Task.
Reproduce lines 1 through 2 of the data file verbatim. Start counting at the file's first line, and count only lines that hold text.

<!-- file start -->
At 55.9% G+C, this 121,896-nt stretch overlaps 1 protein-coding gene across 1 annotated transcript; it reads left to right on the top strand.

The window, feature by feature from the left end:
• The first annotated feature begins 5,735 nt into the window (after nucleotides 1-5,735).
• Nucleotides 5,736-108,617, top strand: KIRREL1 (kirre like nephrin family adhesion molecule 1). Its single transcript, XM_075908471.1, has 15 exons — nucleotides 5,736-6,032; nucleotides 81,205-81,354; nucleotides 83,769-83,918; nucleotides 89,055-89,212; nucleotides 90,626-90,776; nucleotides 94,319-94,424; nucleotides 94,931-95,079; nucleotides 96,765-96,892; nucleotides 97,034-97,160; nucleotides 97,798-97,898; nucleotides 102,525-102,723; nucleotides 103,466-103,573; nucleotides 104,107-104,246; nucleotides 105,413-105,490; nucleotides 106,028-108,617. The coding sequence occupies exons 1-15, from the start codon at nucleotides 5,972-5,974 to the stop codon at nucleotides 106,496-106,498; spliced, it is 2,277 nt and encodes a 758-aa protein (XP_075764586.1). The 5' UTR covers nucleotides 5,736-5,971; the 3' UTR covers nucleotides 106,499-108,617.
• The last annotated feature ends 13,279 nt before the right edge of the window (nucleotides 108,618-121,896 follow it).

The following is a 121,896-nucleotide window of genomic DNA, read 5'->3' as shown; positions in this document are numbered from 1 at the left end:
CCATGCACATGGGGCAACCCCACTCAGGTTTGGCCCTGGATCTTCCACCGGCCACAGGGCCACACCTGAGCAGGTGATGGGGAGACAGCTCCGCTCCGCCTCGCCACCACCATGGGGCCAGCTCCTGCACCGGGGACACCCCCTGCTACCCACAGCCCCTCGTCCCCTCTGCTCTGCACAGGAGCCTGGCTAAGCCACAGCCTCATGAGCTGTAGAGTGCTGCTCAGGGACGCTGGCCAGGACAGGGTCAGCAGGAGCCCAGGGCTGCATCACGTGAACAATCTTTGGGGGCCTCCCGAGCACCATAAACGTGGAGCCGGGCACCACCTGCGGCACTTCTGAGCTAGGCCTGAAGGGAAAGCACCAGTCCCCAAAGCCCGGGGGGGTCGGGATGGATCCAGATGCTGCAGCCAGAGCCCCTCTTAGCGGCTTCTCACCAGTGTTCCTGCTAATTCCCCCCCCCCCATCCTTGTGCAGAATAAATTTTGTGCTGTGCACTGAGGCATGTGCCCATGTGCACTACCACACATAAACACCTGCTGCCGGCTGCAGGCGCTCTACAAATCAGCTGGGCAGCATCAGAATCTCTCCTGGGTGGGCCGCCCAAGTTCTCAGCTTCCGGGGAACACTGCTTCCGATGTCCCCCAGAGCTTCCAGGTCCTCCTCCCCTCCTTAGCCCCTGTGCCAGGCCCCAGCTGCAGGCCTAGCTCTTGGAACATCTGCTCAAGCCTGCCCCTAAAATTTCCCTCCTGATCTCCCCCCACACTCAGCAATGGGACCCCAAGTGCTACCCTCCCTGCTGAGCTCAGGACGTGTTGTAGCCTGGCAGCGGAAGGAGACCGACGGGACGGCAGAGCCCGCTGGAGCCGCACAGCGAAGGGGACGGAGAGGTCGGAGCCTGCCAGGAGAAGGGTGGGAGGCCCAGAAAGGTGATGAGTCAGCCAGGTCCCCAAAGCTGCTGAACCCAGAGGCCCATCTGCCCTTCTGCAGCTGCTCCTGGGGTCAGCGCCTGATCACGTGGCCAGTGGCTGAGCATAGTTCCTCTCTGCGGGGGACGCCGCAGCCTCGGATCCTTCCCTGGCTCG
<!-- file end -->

At 55.9% G+C, this 121,896-nt stretch overlaps 1 protein-coding gene across 1 annotated transcript; it reads left to right on the top strand.

The window, feature by feature from the left end: